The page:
5 Soft Skills You Need to Develop as a Scientist

business skills

Whether you're in academia or industry, there are many soft skills you need to thrive in your job. Today’s job market requires it. As a scientist, there is an increasing need to engage the public with your research. This involves interacting with people in a way that helps them understand and relate to what you are conveying. It requires you to develop a skill set that allows you to do this most effectively.

Soft skills are also often a differentiator when it comes to hiring candidates. Often, many job applicants will have a similar level of technical expertise for the role they are applying for. Apart from cultural fit with the company, soft skills are a way of standing out amongst the crowd. With scientific concepts, we think analytically, notice the detail, and develop deep knowledge of a subject. These are great skills to have and certainly help us thrive in our technical expertise. However, when thinking about career development, we need to consider our portfolio of soft skills alongside this deeper knowledge.

Here are 5 soft skills you need to develop as a scientist:

  1. Communication

It’s important to develop both written and verbal communication to a strong level. Regardless of our jobs or industries, we need to communicate with others to get our jobs done. This could be very formal e.g. you might have to give presentations and talks as part of your work. You may need to explain your technical knowledge to a non-technical audience. This is especially important if you want to work in Science Communication. You are likely to have started to develop communication skills as part of your scientific training, so this is definitely a transferable skill that you have some grounding in.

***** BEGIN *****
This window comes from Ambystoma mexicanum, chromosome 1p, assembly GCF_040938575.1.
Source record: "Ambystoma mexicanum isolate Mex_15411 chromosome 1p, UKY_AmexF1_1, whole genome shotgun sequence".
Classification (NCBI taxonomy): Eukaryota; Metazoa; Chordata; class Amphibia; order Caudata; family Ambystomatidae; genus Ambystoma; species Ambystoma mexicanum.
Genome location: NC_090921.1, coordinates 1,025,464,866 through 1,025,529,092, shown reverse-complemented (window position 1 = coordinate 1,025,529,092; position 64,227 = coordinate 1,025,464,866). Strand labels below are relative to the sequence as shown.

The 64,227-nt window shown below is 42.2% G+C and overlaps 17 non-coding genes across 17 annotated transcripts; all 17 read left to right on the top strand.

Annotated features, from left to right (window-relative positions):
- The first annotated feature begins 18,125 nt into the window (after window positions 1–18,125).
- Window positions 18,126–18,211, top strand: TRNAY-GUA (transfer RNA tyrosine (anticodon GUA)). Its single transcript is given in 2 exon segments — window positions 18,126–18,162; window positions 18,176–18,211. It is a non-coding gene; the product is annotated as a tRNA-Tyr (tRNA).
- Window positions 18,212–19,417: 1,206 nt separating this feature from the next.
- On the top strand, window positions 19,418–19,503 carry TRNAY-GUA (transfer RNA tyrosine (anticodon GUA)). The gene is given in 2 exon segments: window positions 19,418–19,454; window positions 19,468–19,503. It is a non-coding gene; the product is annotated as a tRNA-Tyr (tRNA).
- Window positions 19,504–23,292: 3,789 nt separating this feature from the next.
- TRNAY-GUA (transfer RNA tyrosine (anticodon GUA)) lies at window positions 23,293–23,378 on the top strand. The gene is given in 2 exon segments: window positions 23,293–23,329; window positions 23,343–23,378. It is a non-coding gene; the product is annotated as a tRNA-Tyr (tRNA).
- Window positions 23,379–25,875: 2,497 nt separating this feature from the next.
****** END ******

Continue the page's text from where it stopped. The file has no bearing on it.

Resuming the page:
How about informal ways of communicating? If you enjoy engaging others with scientific concepts, you could represent your organisation at a science festival or other event. You would be having more informal conversations with visitors so need to be comfortable being more reactive to questions. Talking to friends and family about your work is a good way to practice your informal communication style. You will learn how to explain complex ideas in a simple way.

  1. Presentation

Amongst the soft skills you need to develop, and related to communication, is presenting. This is a form of communication, but in a more specific way. You want to consider your body language, tone of voice, and ideally tell a story to engage your audience. Depending on what you are presenting about, this will vary across different situations. You could be asked to give a presentation as part of an interview process for a job, so this should be something that you get comfortable doing.

See our article on how to give a confident presentation for more advice.

  1. Organisation

Organisation, prioritisation, time management, planning…..these are all terms that encompass a similar skill set. When working in industry, this is extremely important as you are likely to be working to multiple different deadlines and have many projects running in parallel. The demands on your time may be from multiple sources, so it is crucial to prioritise effectively. In any job though, we often wear multiple different hats and may be doing a lot of ‘extra-curricular’ activities on the side of our main job. We lead busy lives so even when it comes to our personal lives, effective organisation skills can pay dividends in helping us manage our often competing priorities.